Pastors, Congregations, and the Experience of Dissent in Seventeenth-Century England
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Publisher: Oxford University Press
Number of Pages: 242
Width: 16.1 cm
Height: 24 cm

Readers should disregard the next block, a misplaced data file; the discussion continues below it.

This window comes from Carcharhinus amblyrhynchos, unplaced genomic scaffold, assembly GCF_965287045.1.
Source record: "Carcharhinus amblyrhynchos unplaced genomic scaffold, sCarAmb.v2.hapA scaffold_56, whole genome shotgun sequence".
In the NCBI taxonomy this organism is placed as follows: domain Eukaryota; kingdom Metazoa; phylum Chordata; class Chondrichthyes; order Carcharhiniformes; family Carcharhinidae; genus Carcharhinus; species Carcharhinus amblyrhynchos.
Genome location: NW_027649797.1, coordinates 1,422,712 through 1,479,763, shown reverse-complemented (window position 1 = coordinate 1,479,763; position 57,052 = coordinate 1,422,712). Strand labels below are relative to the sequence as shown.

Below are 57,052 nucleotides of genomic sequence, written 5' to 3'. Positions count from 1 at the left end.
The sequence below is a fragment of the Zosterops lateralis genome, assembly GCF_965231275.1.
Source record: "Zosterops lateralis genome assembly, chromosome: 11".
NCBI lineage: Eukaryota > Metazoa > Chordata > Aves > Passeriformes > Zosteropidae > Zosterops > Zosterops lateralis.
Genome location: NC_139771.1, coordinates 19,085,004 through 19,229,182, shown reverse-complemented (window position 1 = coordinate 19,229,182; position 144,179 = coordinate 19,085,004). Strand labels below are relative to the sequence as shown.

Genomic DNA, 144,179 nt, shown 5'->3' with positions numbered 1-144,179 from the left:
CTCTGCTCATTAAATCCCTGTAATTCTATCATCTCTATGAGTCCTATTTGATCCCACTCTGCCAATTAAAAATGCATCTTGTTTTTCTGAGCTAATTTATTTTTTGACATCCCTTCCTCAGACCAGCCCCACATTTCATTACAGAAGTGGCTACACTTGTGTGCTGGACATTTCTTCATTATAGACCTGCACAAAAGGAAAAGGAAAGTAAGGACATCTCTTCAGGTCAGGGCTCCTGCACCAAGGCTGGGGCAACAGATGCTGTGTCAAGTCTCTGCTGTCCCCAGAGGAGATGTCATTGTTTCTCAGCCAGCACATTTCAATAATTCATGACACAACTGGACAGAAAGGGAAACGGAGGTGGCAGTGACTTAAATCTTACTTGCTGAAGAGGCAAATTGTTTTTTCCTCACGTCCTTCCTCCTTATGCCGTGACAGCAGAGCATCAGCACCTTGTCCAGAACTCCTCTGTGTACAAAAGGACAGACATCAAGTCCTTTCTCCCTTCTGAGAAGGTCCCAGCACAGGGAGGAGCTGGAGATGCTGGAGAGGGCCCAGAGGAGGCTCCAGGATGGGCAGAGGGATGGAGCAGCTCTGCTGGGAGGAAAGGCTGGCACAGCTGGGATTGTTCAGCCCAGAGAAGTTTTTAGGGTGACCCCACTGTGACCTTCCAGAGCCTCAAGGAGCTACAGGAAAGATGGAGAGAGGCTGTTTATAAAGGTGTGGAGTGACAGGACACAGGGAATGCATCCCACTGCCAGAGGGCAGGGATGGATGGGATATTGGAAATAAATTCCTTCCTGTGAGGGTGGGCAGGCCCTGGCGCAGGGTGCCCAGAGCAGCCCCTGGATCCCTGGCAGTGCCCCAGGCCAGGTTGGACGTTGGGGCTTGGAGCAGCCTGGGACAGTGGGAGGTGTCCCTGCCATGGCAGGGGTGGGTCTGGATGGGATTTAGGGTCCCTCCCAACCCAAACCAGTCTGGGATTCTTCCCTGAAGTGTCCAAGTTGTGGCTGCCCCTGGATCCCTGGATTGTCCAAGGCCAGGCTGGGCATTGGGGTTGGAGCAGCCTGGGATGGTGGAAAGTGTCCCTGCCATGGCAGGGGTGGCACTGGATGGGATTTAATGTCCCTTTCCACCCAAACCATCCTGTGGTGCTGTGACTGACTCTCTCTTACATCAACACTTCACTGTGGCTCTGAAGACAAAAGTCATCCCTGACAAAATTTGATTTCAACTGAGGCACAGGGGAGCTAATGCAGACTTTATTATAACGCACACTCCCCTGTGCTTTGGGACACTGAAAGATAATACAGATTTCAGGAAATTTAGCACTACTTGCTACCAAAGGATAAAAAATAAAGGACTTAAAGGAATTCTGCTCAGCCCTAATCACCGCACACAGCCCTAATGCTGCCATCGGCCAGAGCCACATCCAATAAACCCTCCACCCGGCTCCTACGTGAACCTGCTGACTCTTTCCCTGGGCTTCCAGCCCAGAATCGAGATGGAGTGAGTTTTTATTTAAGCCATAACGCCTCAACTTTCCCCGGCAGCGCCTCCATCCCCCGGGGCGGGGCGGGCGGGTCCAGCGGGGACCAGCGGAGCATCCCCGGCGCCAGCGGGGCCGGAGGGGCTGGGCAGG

Church Life: Pastors, Congregations, and the Experience of Dissent in Seventeenth-Century England addresses the rich, complex, and varied nature of 'church life' experienced by England's Baptists, Congregationalists, and Presbyterians during the seventeenth century. Spanning the period from the English Revolution to the Glorious Revolution, and beyond, the contributors examine the social, political, and religious character of England's 'gathered' churches and reformed parishes: how pastors and their congregations interacted; how Dissenters related to their meetings as religious communities; and what the experience of church life was like for ordinary members as well as their ministers, including notably John Owen and Richard Baxter alongside less well-known figures, such as Ebenezer Chandler. Moving beyond the religious experience of the solitary individual, often exemplified by conversion, Church Life redefines the experience of Dissent, concentrating instead on the collective concerns of a communally-centred church life through a wide spectrum of issues: from questions of liberty and pastoral reform to matters of church discipline and respectability. With a substantial introduction that puts into context the key concepts of 'church life' and the 'Dissenting experience', the contributors offer fresh ways of understanding Protestant Dissent in seventeenth-century England: through differences in ecclesiology and pastoral theory, and via the buildings in which Dissent was nurtured to the building-up of Dissent during periods of civil war, persecution, and revolution. They draw on a broad range of printed and archival materials: from the minutes of the Westminster Assembly to the manuscript church books of early Dissenting congregations.